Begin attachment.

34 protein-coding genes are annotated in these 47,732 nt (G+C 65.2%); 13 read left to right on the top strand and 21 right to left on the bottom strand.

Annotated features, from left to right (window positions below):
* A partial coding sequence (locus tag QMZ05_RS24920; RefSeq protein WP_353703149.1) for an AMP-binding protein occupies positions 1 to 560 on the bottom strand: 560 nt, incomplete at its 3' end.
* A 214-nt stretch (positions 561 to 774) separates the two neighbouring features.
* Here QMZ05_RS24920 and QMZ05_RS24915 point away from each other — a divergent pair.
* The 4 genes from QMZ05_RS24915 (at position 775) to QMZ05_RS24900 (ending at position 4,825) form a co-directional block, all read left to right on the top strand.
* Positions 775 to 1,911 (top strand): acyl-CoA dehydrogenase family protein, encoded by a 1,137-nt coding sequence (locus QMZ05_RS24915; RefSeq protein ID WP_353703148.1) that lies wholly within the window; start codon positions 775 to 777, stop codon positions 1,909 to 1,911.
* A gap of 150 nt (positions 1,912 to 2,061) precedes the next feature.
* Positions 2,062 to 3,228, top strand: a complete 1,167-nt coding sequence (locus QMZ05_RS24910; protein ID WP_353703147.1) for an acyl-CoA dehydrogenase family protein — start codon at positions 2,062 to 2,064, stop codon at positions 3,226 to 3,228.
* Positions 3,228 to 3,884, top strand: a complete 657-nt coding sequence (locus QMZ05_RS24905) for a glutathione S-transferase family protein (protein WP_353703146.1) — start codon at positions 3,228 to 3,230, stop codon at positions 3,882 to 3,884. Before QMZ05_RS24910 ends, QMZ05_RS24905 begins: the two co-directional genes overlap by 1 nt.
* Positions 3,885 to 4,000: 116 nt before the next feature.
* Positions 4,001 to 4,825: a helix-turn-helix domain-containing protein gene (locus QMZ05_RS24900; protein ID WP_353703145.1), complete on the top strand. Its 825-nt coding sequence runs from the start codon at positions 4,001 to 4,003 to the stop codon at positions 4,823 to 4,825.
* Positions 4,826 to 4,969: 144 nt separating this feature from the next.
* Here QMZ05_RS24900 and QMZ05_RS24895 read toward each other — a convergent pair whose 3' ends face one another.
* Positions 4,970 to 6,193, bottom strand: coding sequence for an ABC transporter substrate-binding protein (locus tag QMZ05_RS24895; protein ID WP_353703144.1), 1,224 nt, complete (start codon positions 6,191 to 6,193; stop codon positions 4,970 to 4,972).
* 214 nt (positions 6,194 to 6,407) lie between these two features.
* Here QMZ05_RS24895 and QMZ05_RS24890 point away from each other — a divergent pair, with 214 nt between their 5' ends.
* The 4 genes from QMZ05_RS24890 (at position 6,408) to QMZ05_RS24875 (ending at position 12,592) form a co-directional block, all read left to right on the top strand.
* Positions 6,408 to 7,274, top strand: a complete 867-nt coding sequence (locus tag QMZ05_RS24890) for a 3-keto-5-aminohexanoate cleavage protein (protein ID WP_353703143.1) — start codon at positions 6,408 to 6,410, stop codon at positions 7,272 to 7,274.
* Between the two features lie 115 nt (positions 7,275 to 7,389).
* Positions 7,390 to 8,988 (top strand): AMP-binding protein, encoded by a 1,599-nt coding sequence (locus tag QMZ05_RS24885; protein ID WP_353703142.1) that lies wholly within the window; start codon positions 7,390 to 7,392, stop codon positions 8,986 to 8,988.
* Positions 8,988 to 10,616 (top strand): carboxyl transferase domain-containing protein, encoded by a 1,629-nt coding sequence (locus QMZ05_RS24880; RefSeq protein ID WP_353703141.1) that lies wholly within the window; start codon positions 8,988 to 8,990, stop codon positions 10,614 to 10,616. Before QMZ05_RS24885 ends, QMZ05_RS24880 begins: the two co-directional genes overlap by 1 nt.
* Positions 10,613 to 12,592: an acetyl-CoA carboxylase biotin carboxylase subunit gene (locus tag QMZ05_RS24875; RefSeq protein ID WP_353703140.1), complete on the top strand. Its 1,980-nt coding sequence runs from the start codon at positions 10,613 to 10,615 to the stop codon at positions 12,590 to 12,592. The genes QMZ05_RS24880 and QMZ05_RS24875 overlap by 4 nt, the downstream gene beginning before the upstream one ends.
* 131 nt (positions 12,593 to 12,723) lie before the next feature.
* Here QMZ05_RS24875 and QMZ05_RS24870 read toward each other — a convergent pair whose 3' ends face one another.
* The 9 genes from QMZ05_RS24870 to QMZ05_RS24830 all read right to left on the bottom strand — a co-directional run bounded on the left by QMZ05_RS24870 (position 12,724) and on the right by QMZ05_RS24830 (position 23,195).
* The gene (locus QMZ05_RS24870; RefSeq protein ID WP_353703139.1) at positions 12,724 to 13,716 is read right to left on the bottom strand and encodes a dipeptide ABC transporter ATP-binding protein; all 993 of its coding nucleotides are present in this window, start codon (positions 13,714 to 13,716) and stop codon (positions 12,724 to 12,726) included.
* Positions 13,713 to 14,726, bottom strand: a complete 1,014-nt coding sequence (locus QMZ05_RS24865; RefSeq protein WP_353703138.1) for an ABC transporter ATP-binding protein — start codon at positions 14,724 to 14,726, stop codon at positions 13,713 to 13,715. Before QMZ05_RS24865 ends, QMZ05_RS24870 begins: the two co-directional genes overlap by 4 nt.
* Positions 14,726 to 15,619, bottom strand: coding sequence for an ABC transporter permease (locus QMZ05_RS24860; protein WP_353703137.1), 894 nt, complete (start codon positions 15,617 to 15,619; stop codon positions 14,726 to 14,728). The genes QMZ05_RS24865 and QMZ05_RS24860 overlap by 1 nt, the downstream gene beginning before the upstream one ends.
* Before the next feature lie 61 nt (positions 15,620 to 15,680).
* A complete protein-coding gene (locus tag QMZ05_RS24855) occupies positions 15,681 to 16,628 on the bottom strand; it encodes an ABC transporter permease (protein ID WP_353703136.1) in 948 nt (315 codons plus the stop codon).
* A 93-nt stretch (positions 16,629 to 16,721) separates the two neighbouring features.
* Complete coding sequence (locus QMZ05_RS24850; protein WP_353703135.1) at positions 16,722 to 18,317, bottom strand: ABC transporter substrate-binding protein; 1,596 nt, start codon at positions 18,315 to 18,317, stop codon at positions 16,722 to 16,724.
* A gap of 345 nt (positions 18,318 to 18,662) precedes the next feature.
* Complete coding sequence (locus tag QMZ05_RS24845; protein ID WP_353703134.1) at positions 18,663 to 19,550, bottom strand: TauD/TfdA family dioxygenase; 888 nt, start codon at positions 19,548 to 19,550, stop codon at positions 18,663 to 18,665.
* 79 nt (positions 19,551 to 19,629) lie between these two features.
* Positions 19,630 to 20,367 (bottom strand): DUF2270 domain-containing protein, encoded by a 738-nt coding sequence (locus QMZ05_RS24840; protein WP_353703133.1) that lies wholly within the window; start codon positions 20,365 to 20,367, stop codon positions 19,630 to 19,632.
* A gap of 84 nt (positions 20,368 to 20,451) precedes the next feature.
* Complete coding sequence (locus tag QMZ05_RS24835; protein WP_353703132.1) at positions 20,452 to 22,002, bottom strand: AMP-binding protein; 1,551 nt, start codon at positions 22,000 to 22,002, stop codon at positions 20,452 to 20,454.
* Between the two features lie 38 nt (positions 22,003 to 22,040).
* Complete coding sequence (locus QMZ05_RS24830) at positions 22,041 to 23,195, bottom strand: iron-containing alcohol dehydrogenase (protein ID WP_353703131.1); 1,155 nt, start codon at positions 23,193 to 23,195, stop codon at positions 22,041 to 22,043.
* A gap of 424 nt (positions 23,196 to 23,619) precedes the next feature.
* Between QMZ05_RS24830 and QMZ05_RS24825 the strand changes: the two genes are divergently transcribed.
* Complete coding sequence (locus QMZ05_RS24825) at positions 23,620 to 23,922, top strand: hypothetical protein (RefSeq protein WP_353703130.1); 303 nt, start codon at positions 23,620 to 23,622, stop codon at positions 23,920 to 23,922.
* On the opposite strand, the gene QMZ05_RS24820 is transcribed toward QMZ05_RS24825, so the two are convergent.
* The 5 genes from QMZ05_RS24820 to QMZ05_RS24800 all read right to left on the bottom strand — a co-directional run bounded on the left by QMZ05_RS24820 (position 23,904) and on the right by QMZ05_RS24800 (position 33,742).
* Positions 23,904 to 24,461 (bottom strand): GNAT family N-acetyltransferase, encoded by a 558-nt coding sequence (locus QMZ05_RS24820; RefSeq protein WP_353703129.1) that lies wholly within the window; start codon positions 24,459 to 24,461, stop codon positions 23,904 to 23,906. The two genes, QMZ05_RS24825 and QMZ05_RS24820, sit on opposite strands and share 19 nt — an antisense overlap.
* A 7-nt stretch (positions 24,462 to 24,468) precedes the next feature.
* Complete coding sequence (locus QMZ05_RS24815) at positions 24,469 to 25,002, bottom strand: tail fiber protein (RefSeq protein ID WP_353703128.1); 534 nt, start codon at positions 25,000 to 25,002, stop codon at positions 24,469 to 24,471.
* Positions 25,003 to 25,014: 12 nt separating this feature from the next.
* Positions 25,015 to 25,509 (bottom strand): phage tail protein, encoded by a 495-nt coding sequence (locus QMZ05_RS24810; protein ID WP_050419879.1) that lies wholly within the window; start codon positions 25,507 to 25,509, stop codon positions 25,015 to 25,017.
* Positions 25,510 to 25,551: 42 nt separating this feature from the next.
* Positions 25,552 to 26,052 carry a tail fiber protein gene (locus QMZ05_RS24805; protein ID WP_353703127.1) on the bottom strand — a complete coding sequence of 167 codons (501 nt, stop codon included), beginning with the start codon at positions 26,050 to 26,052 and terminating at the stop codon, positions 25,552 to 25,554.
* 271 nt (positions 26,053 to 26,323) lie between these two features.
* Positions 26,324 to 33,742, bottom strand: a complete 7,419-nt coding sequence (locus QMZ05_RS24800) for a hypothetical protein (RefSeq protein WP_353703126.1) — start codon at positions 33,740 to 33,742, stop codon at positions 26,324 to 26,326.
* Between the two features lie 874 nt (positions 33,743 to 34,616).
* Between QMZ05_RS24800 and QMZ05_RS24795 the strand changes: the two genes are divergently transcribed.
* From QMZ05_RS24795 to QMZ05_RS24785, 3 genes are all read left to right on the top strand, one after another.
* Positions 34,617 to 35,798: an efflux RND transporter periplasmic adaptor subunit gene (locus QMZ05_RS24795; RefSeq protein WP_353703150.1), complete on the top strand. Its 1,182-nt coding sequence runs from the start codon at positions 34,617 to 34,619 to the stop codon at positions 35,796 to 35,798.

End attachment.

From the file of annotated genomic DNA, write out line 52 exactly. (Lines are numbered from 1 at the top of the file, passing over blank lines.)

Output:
* Positions 25,510 to 25,551: 42 nt separating this feature from the next.